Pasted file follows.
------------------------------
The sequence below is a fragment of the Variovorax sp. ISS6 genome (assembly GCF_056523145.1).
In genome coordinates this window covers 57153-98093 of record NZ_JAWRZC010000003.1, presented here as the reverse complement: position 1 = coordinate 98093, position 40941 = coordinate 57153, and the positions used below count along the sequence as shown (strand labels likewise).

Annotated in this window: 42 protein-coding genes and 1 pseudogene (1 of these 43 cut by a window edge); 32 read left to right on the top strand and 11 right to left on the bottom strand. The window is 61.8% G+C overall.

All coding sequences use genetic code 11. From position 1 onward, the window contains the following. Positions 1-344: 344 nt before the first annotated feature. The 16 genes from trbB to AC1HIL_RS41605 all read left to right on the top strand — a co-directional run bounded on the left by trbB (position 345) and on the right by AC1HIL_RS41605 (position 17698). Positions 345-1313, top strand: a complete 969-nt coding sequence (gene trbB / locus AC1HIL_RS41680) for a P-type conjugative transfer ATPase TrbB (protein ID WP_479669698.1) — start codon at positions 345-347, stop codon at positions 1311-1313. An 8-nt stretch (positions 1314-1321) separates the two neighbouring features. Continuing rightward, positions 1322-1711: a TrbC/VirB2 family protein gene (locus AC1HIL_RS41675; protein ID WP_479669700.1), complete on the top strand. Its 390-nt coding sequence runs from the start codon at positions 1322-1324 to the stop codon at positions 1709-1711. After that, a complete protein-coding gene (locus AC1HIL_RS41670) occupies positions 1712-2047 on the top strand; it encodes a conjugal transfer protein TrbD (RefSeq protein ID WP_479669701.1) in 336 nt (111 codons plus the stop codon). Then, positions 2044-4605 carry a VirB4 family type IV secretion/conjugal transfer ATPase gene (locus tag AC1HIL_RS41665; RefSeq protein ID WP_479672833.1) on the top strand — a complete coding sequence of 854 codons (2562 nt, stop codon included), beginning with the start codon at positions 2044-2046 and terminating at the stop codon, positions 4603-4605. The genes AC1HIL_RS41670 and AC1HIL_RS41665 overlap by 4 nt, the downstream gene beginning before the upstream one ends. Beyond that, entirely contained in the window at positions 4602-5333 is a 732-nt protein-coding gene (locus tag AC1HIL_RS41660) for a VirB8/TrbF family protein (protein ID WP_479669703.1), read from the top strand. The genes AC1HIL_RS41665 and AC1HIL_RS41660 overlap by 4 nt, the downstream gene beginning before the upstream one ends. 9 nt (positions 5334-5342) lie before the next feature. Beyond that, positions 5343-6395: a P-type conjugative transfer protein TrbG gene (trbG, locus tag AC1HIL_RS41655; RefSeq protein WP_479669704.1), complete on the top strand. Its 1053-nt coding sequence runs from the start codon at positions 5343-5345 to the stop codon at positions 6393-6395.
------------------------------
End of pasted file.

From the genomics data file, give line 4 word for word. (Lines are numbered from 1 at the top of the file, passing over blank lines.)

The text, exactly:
All coding sequences use genetic code 11. From position 1 onward, the window contains the following. Positions 1-344: 344 nt before the first annotated feature. The 16 genes from trbB to AC1HIL_RS41605 all read left to right on the top strand — a co-directional run bounded on the left by trbB (position 345) and on the right by AC1HIL_RS41605 (position 17698). Positions 345-1313, top strand: a complete 969-nt coding sequence (gene trbB / locus AC1HIL_RS41680) for a P-type conjugative transfer ATPase TrbB (protein ID WP_479669698.1) — start codon at positions 345-347, stop codon at positions 1311-1313. An 8-nt stretch (positions 1314-1321) separates the two neighbouring features. Continuing rightward, positions 1322-1711: a TrbC/VirB2 family protein gene (locus AC1HIL_RS41675; protein ID WP_479669700.1), complete on the top strand. Its 390-nt coding sequence runs from the start codon at positions 1322-1324 to the stop codon at positions 1709-1711. After that, a complete protein-coding gene (locus AC1HIL_RS41670) occupies positions 1712-2047 on the top strand; it encodes a conjugal transfer protein TrbD (RefSeq protein ID WP_479669701.1) in 336 nt (111 codons plus the stop codon). Then, positions 2044-4605 carry a VirB4 family type IV secretion/conjugal transfer ATPase gene (locus tag AC1HIL_RS41665; RefSeq protein ID WP_479672833.1) on the top strand — a complete coding sequence of 854 codons (2562 nt, stop codon included), beginning with the start codon at positions 2044-2046 and terminating at the stop codon, positions 4603-4605. The genes AC1HIL_RS41670 and AC1HIL_RS41665 overlap by 4 nt, the downstream gene beginning before the upstream one ends. Beyond that, entirely contained in the window at positions 4602-5333 is a 732-nt protein-coding gene (locus tag AC1HIL_RS41660) for a VirB8/TrbF family protein (protein ID WP_479669703.1), read from the top strand. The genes AC1HIL_RS41665 and AC1HIL_RS41660 overlap by 4 nt, the downstream gene beginning before the upstream one ends. 9 nt (positions 5334-5342) lie before the next feature. Beyond that, positions 5343-6395: a P-type conjugative transfer protein TrbG gene (trbG, locus tag AC1HIL_RS41655; RefSeq protein WP_479669704.1), complete on the top strand. Its 1053-nt coding sequence runs from the start codon at positions 5343-5345 to the stop codon at positions 6393-6395.